MSRP: $44,450+
Range: 126 to 153 miles
Dimensions: 158″ L x 70-71″ W x 63″ H


Nissan LEAF

The Nissan LEAF is a solid electric car, maybe even a great electric car. It doesn’t have the spunk of a BMW i3 or Tesla Model 3, but if you don’t need spunk, it certainly still has the quiet, smooth, peaceful ride of an electric vehicle — and a bit of torque. Furthermore, it has a good driver-assist suite if you choose that. The LEAF’s big advantage is its price. With a low price of just over $30,000 as well as the full $7,500 tax credit at your fingertips (and perhaps dealer incentives), you can really get a LEAF for a much lower price than a Tesla Model 3. Oh yeah, and it has a hatch. A lot of people care about that. It’s a pretty spacious ride and has a good amount of cargo space. What more do you really need?

MSRP: $31,600+
Range: 150 to 226 miles
Dimensions: 176″ L x 71″ W x 61-62″ H


Audi e-tron

I have to admit that I haven’t yet driven one of these. I have seen one at a charging station, and it looked impressive. It had the solid, sporty, classy look of an Audi. From many owner accounts, the e-tron is a superb vehicle. The range is definitely good enough for normal use, despite some controversy around that, and the interior luxury of the e-tron is highly praised. Space — plenty of that. Power — all you need plus a little. Blends right in — sure does. Of course, the price is rather high.

MSRP: $74,800+
Range: 204 miles
Dimensions: 193″ L x 76″ W x 66″ H


Jaguar I-PACE

The I-PACE is an interesting option compared to the e-tron. Again, it’s a sporty, stylish, luxurious, rather expensive electric SUV. It’s a little bit cheaper (if we can use that word in this class) than the e-tron, but also a little smaller. On the plus side, it has 30 miles more range. That said, for this price, the range of the I-PACE (and certainly the e-tron) is definitely on the lower end. It’s comparable to my low-end Tesla Model 3 Standard Range Plus, which is approximately half the price of the I-PACE! Surprisingly, the I-PACE isn’t even much larger. But it does have a cool design and the Jaguar symbol on it. Still cool, especially if you’ve got a Tesla for road trips.

MSRP: $69,850+
Range: 234 miles
Dimensions: 184″ L x 75″ W x 61″ H


Tesla Model S

Tesla raises $2b in capital

Ah, and we’re back to Tesla. Again, this car is really only for people in a certain millionaire and above class. It’s expensive. But it’s awesome, too. It has an extra screen compared to the Model 3 (if you’re into that), a ton more cargo space than the Model 3 (if you need to move a small art gallery collection), more passenger space as well (but not by much from my experience co-owning a Model S before owning a Model 3), and potentially more power. The long, sleek design is still an unmatched electric classic. You can actually fit two carseats and an adult in the back seat. And it’s the breakthrough Tesla that broke open the electric revolution. Hard to not feel a little sentimental about that.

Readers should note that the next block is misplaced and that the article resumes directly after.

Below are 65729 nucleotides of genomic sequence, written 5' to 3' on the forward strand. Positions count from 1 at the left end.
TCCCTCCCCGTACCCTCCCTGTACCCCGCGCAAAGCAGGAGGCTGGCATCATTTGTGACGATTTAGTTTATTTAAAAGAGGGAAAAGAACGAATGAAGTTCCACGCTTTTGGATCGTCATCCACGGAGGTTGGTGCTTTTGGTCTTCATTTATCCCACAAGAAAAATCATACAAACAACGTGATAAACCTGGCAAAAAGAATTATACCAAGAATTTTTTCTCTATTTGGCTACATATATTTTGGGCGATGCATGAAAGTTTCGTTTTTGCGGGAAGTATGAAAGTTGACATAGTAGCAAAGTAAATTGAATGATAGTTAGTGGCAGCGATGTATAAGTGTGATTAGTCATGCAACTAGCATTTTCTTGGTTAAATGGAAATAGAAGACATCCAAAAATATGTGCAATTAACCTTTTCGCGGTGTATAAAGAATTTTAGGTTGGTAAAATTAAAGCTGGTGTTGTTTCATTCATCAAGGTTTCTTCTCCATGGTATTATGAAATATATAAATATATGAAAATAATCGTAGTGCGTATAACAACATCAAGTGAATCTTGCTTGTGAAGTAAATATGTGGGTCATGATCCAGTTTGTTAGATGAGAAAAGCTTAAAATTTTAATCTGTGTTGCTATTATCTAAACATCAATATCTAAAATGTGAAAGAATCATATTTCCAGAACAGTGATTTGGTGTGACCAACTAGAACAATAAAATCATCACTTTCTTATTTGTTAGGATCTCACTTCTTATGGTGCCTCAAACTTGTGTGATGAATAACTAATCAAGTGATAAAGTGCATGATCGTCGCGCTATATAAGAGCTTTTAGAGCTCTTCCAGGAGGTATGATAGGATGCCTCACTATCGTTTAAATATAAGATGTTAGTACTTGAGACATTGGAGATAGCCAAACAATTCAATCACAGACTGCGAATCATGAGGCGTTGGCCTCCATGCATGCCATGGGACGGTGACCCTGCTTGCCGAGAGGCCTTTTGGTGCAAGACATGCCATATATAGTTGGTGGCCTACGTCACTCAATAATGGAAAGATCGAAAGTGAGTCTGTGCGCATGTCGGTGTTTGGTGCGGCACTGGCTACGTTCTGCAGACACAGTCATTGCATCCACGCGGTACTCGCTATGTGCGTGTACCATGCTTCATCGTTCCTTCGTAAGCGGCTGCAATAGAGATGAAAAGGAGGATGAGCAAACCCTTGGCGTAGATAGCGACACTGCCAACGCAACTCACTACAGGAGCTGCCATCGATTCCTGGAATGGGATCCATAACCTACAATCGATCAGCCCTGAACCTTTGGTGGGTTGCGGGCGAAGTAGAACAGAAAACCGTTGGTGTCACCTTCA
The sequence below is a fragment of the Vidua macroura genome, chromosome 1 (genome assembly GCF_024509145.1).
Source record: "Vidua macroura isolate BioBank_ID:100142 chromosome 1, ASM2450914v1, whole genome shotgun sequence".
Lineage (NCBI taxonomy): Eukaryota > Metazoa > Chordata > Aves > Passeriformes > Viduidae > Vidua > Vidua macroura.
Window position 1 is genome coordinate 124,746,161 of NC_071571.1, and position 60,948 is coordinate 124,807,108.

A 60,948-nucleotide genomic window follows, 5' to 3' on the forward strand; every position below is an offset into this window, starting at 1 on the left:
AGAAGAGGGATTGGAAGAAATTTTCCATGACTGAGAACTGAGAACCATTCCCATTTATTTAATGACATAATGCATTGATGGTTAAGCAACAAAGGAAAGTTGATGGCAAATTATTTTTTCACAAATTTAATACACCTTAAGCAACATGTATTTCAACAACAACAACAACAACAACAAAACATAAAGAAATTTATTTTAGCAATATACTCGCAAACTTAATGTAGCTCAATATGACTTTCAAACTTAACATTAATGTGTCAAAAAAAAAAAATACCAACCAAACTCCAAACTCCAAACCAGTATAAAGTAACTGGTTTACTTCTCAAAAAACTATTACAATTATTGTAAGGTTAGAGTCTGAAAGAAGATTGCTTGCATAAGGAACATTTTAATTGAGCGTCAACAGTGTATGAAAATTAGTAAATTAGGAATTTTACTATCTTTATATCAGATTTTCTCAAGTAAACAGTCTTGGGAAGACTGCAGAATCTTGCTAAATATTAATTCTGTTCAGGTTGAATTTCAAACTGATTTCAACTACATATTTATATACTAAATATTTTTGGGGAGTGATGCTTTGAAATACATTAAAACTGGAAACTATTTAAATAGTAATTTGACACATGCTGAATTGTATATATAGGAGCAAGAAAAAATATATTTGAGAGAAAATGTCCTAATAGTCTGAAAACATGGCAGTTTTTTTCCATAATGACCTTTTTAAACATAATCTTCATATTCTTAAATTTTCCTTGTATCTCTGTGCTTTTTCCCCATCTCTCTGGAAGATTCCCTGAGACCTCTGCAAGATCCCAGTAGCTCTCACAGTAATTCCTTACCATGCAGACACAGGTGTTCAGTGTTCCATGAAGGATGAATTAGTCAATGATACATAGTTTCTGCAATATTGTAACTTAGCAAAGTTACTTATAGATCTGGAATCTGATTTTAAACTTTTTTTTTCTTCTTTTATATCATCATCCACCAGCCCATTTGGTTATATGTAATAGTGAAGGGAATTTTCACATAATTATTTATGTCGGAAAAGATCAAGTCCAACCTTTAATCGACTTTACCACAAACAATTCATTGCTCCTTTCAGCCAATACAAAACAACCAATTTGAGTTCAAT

Even if I had the money for a Model S, I’m quite sure I’d choose the Model 3 anyway (upgrading to a Model 3 Performance, of course), but I can totally understand why some people prefer the S. I do miss the giant hatchback storage area at times, as well as the cool door handles.

MSRP: $79,990+
Range: 348 to 391 miles
Dimensions: 196″ L x 77″ W x 57″ H


Tesla Model X

It’s hard to say for sure, but this is the vehicle I’d consider to be the best passenger vehicle in the world. I definitely do prefer the drive quality of the Model 3, and probably the Model Y, but the X’s supreme comfort — thanks to a ton of space — is worth enjoying. The supersplendulous windshield is maybe my favorite feature. The falcon-wing doors not only look cool, but are a huge help for getting in and out of the SUV and loading and unloading little humans into and out of the SUV. The driving range is amazing, the cargo space essentially a tiny home living quarters, and the wings — did I mention the falcon wings?

The Model X would be my dream vehicle for road trips while the Model 3 is still my favorite for city driving. But I do wonder if a week in a Model X wouldn’t change my mind about the latter.

MSRP: $84,990+
Range: 305 to 351 miles
Dimensions: 198″ L x 79″ W x 66″ H


Have any favorite electric vehicles I didn’t include?

Want to buy a Tesla Model 3, Model S, or Model X? Feel free to use my referral code to get some free Supercharging miles with your purchase: https://ts.la/zachary63404You can also get a $250 discount on Tesla solar with that code.


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Zachary Shahan

Zach is tryin' to help society help itself one word at a time. He spends most of his time here on CleanTechnica as its director, chief editor, and CEO. Zach is recognized globally as an electric vehicle, solar energy, and energy storage expert. He has presented about cleantech at conferences in India, the UAE, Ukraine, Poland, Germany, the Netherlands, the USA, Canada, and Curaçao. Zach has long-term investments in Tesla [TSLA], NIO [NIO], Xpeng [XPEV], Ford [F], ChargePoint [CHPT], Amazon [AMZN], Piedmont Lithium [PLL], Lithium Americas [LAC], Albemarle Corporation [ALB], Nouveau Monde Graphite [NMGRF], Talon Metals [TLOFF], Arclight Clean Transition Corp [ACTC], and Starbucks [SBUX]. But he does not offer (explicitly or implicitly) investment advice of any sort.

Zachary Shahan has 7368 posts and counting. See all posts by Zachary Shahan